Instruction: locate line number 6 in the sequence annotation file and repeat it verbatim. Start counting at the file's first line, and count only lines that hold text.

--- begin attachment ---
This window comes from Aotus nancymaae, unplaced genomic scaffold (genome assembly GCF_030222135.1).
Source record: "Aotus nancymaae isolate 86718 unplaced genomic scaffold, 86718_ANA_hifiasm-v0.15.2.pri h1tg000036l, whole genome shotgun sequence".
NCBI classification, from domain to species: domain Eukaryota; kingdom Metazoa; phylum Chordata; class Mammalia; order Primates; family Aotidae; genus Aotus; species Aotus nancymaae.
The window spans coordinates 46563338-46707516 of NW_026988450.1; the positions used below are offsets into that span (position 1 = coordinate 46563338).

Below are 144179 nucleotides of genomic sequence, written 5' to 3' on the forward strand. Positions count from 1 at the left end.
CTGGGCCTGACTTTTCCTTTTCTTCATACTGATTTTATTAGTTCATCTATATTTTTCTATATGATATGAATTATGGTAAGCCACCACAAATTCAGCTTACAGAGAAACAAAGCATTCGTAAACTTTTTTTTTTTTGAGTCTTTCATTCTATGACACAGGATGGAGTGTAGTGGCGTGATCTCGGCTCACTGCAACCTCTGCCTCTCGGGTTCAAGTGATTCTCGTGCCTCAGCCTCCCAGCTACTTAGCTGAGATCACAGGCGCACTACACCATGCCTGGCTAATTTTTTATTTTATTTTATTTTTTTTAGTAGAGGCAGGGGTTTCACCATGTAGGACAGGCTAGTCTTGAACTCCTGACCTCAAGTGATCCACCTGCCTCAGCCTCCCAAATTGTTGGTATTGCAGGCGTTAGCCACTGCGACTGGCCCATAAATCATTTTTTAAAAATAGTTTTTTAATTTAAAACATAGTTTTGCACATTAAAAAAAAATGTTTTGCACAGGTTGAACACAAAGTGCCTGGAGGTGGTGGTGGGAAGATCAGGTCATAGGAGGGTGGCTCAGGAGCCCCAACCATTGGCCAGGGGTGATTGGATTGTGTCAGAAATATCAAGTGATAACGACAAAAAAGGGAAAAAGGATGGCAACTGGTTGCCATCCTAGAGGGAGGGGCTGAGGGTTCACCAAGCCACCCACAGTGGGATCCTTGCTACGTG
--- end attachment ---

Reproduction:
CTGGGCCTGACTTTTCCTTTTCTTCATACTGATTTTATTAGTTCATCTATATTTTTCTATATGATATGAATTATGGTAAGCCACCACAAATTCAGCTTACAGAGAAACAAAGCATTCGTAAACTTTTTTTTTTTTGAGTCTTTCATTCTATGACACAGGATGGAGTGTAGTGGCGTGATCTCGGCTCACTGCAACCTCTGCCTCTCGGGTTCAAGTGATTCTCGTGCCTCAGCCTCCCAGCTACTTAGCTGAGATCACAGGCGCACTACACCATGCCTGGCTAATTTTTTATTTTATTTTATTTTTTTTAGTAGAGGCAGGGGTTTCACCATGTAGGACAGGCTAGTCTTGAACTCCTGACCTCAAGTGATCCACCTGCCTCAGCCTCCCAAATTGTTGGTATTGCAGGCGTTAGCCACTGCGACTGGCCCATAAATCATTTTTTAAAAATAGTTTTTTAATTTAAAACATAGTTTTGCACATTAAAAAAAAATGTTTTGCACAGGTTGAACACAAAGTGCCTGGAGGTGGTGGTGGGAAGATCAGGTCATAGGAGGGTGGCTCAGGAGCCCCAACCATTGGCCAGGGGTGATTGGATTGTGTCAGAAATATCAAGTGATAACGACAAAAAAGGGAAAAAGGATGGCAACTGGTTGCCATCCTAGAGGGAGGGGCTGAGGGTTCACCAAGCCACCCACAGTGGGATCCTTGCTACGTG